Despite being a universally recognized name in health and fitness wearables, Fitbit turns to paid media whenever it releases a new connected wristband.
Because Fitbit is a lifestyle product, it wants to find ways to insert its brand into consumers’ fitness regimens – not just hammer them over the head with basic banner ads and pre-rolls.
With the rise of binge viewing and video-on-demand services, brands are increasingly testing product placements, a format that tends to fit in more natively into streaming video content.
In Fitbit’s case, it wanted to align with health and fitness content to create awareness for its new connected fitness tracker.
For the launch of its slimline Alta HR fitness tracker, Fitbit aimed to increase its share of voice in the European and UK market. So, Fitbit sponsored 18 five-minute episodes on British broadcaster Sky’s video-on-demand series “Fit in 5.”
The six-week campaign, featuring fitness personalities imparting health and fitness tips – outfitted with Fitbits, of course – kicked off during the first week of May and will run through early July across Sky’s TV everywhere and on-demand services.
Then, in July, Fitbit will debut a linear TV ad for its Alta HR fitness tracker on Sky’s live sports channel, Sky Sports Mix.
“This was a really different launch process for us because normally, our on-demand programming is just derived from what you see on linear TV and this is one of the first times broadcast will air after on-demand,” said Katie West, controller for branded content at Sky Media.
One reason Fitbit went in reverse order is because traditional ad placements must work within the parameters of the broadcaster’s commercial breaks 28 or 44 minutes into programming.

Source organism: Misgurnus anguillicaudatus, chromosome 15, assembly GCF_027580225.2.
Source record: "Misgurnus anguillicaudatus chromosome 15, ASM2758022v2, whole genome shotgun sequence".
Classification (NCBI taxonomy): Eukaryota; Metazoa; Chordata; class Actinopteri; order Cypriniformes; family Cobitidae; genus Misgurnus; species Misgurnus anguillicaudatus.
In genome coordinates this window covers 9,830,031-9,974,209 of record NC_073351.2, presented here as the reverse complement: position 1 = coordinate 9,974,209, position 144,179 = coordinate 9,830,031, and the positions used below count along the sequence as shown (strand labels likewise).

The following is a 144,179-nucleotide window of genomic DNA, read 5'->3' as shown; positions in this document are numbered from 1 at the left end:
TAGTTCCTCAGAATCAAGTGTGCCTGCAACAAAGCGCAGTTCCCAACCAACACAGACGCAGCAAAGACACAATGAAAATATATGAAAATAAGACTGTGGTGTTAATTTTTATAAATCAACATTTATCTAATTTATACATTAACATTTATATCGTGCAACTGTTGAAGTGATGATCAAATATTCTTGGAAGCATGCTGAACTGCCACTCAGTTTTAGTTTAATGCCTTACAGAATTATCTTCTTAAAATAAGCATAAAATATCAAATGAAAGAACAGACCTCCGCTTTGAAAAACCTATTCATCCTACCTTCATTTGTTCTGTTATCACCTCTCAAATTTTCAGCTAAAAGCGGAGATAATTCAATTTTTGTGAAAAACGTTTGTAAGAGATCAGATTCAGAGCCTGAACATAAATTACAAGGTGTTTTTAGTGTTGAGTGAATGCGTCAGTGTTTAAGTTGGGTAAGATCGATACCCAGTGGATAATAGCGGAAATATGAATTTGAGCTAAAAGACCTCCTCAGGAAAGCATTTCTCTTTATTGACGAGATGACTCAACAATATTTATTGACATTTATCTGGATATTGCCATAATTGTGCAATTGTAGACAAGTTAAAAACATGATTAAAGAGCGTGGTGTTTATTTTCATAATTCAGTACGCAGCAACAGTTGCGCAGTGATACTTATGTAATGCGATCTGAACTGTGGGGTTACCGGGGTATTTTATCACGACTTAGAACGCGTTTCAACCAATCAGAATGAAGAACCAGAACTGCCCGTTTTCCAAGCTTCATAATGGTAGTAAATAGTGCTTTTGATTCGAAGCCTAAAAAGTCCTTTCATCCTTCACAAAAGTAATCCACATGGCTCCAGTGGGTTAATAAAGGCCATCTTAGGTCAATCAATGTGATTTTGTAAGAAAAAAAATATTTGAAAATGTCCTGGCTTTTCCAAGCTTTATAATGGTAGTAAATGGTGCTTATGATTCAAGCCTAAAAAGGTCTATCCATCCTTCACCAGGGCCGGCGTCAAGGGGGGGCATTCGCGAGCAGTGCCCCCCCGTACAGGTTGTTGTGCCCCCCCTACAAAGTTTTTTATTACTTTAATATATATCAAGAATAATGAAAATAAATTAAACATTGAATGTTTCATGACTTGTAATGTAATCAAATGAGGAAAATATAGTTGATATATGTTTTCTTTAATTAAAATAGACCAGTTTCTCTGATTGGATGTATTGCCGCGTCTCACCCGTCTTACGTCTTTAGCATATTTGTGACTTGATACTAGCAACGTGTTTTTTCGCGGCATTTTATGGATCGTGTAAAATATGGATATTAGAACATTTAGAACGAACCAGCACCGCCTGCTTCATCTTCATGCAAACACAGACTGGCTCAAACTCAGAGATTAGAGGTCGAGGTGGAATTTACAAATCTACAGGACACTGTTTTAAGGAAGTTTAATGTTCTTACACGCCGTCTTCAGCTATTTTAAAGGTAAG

“It’s just harder to produce short-form programming for linear TV, especially when you want to create bite-size branded clips like we did for ‘Fit in 5,’” West added.
Fitbit sees ad-supported short-form as complementary to its broader branding efforts.
Short-form and on-demand content “provided this ultimate convenience where the consumer could download the episode when it suited them,” said Lucy Sheehan, marketing director for Fitbit in the UK. “It gives us a way to engage with our core audience regardless of their time constraints and [serves as an] extension to our brand campaigns.”
Although the short-form campaign is still in full swing, Sheehan said Fitbit saw “hundreds of thousands of engagements” its first week in flight.
Although Fitbit hopes to drive sales as a result of its video investments, when it works on partnerships higher up the funnel, such as with Sky, it also collects valuable data about who viewed its ads, their demographic profiles and whether the ads are achieving the desired effect.
“We’re looking to see if we’re having a measurable impact on brand awareness and does that translate into consideration,” Sheehan said.